The U.S. is to renew full diplomatic ties with Libya and take it off a list of states that back terrorism, Secretary of State Condoleezza Rice said. Rice called the resumption of relations the "tangible results" of Libyan leader Moamer Kadhafi's decision in 2003 to renounce terrorism and abandon efforts to make weapons of mass destruction.
"I am pleased to announce that the United States is restoring full diplomatic relations with Libya. We will soon open an embassy in Tripoli," Rice said in a statement Monday. "In addition, the United States intends to remove Libya from the list of designated state sponsors of terrorism. Libya will also be omitted from the annual certification of countries not cooperating fully with United States' anti-terrorism efforts," she said.
The move comes a quarter-century after diplomatic relations were severed following the 1979 sacking of the U.S. embassy in Tripoli by protesters. Alleged Libyan-backed terrorist attacks in 1986 spurred the U.S. to launch air raids against Tripoli. Libya was also held responsible for the 1988 bombing of Pan Am Flight 103 which crashed near Lockerbie, Scotland, killing 270 people, most of them Americans.
On terrorism, Libya had severed ties to its terrorist clients by 2001. There was concern that Libya had neither accepted responsibility nor made restitution for the bombing of Pan Am 103; but it did that when it paid the families of victims $2.7 billion. On WMD's, after the invasion of Iraq, Qadaffi acknowledged the country's nuclear weapons program and agreed to allow international inspectors to verify that he was ending his WMD programs.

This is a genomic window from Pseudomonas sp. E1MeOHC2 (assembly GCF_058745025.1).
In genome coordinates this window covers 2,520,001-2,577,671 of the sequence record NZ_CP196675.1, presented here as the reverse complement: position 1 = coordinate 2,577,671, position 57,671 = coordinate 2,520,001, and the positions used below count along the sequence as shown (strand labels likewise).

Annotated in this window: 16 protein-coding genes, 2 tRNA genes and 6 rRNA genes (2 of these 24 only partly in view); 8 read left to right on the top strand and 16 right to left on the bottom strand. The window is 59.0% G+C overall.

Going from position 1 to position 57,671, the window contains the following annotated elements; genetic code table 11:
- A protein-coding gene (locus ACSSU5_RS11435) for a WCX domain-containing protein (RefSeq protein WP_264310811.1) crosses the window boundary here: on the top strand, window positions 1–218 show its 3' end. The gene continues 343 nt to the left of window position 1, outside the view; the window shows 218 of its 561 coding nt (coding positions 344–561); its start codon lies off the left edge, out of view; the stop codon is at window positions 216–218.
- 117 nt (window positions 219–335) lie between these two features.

"We are taking these actions in recognition of Libya's continued commitment to its renunciation of terrorism and the excellent cooperation Libya has provided to the United States and other members of the international community in response to common global threats faced by the civilized world since September 11, 2001," Rice said.
After Kadhafi agreed to open up Libya's weapon production sites to U.S. and British experts, the U.S. opened a a special interests section in Tripoli in February, 2004. This was upgraded to a "liaison office" on June 28 that year, officially reestablishing formal relations.